The Thorn Project hosts a district scale Paleocene-Cretaceous-Triassic-Jurassic, volcano-plutonic complex and related sedimentary units with several styles of mineralization related to porphyry and epithermal environments.


The wholly-owned 2,600 km2 Thorn Project is located in northwestern British Columbia (northern tip of the “Golden Triangle”), Canada, approximately 90 km northeast of Juneau, AK. The southern limit of the Thorn claim boundary is roughly 50 km from tide water.

Thorn is relatively accessible from Vancouver. A commercial flight to Whitehorse, Yukon departing in the morning allows for transfer to a fixed wing aircraft, which can land on the property airstrip by early afternoon. Access around the property is supported by helicopter from the well-established Thorn Camp.

Property History

The earliest known work on the Thorn property was carried-out by Kennco in 1959 as part of a regional exploration program. Collectively, surface sampling by Brixton and previous operators on the property has totaled approximately 25,000 soils, 8,200 rocks and over 1,600 stream sediment samples. Geophysical work includes 65 line-kilometres of induced polarization, 9 line-kilometres of MT, 467 line-km of airborne EM, 80 km2 of airborne radiometrics and 200 km2 of airborne magnetics. A total of 768 km2 of LiDAR surveys were completed and property-wide ASTER-SENTINAL 2 data was acquired. Over the past 35 years, 250 diamond drill holes have been collared, totaling more than 52,000 metres.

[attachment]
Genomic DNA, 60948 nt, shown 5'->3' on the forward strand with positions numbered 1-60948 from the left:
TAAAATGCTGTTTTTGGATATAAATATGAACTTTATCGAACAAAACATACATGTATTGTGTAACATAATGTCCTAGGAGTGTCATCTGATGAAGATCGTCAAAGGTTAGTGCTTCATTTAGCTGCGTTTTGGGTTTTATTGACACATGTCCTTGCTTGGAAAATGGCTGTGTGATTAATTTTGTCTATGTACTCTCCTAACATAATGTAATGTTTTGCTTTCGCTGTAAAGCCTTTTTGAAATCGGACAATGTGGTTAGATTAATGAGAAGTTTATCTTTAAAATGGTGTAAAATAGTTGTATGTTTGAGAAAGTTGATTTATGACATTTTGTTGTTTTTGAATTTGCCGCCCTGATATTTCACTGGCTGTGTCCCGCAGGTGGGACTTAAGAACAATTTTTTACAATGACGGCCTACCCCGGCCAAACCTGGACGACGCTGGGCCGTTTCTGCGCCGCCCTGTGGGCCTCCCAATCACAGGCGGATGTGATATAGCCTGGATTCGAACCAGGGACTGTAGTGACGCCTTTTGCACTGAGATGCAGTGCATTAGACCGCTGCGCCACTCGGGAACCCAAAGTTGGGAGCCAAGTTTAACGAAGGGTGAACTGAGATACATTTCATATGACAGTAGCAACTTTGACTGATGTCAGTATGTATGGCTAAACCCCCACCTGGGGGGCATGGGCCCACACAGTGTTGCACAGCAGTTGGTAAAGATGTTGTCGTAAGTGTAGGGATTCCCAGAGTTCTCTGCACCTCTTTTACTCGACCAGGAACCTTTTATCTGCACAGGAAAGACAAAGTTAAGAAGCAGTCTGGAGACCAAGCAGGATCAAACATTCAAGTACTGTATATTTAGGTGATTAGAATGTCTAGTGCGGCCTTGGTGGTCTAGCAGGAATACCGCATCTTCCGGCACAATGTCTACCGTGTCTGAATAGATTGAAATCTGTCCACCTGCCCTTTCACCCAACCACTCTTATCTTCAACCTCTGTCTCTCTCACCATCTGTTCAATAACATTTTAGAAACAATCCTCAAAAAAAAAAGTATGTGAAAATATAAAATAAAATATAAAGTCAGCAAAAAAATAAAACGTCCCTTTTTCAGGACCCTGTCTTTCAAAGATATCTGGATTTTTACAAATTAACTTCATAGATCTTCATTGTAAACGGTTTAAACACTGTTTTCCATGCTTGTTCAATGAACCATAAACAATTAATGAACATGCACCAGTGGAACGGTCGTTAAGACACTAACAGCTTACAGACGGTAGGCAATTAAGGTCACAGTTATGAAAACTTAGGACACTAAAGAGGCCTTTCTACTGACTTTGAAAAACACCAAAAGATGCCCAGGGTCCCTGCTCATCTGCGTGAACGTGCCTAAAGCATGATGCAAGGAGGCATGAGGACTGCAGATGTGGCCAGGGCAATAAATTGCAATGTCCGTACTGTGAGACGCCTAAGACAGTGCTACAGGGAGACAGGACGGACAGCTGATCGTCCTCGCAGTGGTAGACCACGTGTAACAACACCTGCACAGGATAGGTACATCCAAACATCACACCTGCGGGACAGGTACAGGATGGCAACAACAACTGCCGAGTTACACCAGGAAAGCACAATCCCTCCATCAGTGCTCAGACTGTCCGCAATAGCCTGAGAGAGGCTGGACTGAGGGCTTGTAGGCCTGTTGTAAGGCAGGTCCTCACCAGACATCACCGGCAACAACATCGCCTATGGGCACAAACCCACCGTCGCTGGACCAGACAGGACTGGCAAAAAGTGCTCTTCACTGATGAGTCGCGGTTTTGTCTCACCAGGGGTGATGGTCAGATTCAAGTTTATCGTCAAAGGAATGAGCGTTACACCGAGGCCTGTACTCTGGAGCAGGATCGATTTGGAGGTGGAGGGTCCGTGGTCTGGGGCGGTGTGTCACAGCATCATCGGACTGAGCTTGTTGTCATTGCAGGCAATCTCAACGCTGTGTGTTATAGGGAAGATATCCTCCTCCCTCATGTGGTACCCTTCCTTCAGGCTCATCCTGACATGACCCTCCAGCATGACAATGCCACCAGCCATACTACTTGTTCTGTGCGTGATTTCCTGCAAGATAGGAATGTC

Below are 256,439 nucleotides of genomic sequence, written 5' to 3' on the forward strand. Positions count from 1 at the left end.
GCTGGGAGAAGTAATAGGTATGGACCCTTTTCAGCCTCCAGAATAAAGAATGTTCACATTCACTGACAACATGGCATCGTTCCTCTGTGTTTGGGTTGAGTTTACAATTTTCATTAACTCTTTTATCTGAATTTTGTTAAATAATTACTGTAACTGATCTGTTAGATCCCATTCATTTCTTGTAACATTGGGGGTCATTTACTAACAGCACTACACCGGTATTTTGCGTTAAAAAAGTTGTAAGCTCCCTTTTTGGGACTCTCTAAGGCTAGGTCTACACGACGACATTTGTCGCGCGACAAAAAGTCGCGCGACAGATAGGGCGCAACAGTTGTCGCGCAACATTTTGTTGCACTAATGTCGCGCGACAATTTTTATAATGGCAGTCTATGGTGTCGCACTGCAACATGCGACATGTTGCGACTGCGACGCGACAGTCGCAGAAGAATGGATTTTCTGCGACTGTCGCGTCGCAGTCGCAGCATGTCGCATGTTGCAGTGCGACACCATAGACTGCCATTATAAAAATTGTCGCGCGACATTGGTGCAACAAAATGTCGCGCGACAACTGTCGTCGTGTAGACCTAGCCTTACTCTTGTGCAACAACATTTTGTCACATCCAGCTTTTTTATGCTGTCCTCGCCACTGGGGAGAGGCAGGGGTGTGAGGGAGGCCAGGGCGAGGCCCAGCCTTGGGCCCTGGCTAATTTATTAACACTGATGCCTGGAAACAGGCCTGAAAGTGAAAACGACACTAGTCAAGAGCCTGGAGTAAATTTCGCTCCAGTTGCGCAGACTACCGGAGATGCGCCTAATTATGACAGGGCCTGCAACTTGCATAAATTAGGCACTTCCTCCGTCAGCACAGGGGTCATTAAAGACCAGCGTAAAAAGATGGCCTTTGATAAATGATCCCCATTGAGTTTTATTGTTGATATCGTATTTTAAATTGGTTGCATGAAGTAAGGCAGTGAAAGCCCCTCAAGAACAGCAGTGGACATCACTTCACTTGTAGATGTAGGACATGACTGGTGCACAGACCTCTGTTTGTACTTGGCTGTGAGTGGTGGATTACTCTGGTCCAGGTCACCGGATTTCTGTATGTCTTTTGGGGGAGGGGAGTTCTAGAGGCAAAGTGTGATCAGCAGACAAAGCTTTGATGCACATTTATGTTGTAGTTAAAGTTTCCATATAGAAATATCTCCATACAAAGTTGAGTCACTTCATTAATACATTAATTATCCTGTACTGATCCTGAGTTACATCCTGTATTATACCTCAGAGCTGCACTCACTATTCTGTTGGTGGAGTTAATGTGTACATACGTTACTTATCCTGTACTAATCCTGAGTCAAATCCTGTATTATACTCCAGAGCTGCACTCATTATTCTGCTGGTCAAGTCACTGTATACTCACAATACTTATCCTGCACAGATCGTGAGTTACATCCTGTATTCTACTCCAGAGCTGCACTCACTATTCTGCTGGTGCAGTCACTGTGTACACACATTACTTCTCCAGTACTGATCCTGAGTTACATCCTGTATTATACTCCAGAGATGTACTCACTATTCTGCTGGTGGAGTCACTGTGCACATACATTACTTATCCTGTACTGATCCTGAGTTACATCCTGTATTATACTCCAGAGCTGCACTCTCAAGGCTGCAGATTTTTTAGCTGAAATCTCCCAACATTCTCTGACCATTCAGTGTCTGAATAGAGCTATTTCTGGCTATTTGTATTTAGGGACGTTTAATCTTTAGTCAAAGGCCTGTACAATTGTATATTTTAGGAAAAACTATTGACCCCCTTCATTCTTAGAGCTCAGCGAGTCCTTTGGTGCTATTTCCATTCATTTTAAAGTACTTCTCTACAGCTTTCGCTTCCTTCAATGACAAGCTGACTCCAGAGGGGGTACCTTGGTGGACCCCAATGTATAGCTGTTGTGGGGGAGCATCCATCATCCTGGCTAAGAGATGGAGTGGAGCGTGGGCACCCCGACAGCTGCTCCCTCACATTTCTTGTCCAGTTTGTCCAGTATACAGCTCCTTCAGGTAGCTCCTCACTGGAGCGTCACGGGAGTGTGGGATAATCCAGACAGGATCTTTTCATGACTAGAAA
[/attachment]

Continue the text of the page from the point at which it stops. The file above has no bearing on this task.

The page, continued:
Exploration Targets

  • Mineralization at the Camp Creek is within a 2km by 1km area has been the main focus of drilling by Brixton Metals thus far. However, it was only in 2019 that drilling was deep enough to test the blind porphyry.  Deeper drilling in 2019 and 2020 encountered porphyry-style veining beginning at depths of roughly 300m-500m. THN20-181 returned 439m of mineralized porphyry Cu-Au-Ag-Mo. Further drilling is needed to determine the extent of this mineralization. The 2021 plan is to drill test the Camp Creek porphyry in several locations, starting with extending hole 181 to greater depths.
  • The Oban zone is a porphyry-related diatreme breccia where polymetallic (Au-Ag-Cu-Pb-Zn) mineralization is hosted in the breccia matrix. Subrounded clasts are composed mostly of quartz diorite porphyry, some of which contain mineralized porphyry-style veining. Hole THN19-150 drill tested the diatreme to 829m depth, intersecting 0.57g/t Au, 0.24% Cu, 43.18g/t Ag, 0.55% Zn and 0.28% Pb over 554.7m (97.00-651.70m).
  • The Glenfiddich zone consist of high-sulphidation veins and silica-flooded breccia hosting high Cu-Ag-Au. Intense silicification with vuggy texture is exposed on several outcrops at surface and is host to pyrite, tetrahedrite and enargite. Hole THN13-121 drilled 10.6% Cu, 583 g/t Ag, 2.5 g/t Au over a true width of 1.1m.
  • The Talisker zone is defined by a northeast striking high sulphidation vein corridor. It has strike length of 600 m and is open to the northeast. Disseminated and vein-hosted pyrite and sulphosalts with strong sericite alteration yield significant Au-Cu-Ag values. The best Talisker hole, THN11-51, returned 48.78m of 1.42 g/t Au, 19.2 g/t Ag, and 0.25% Cu.

Mr. Gary R. Thompson, P.Geo., Chairman, President and CEO of Brixton, is the QP who approved the scientific and technical information on this website.

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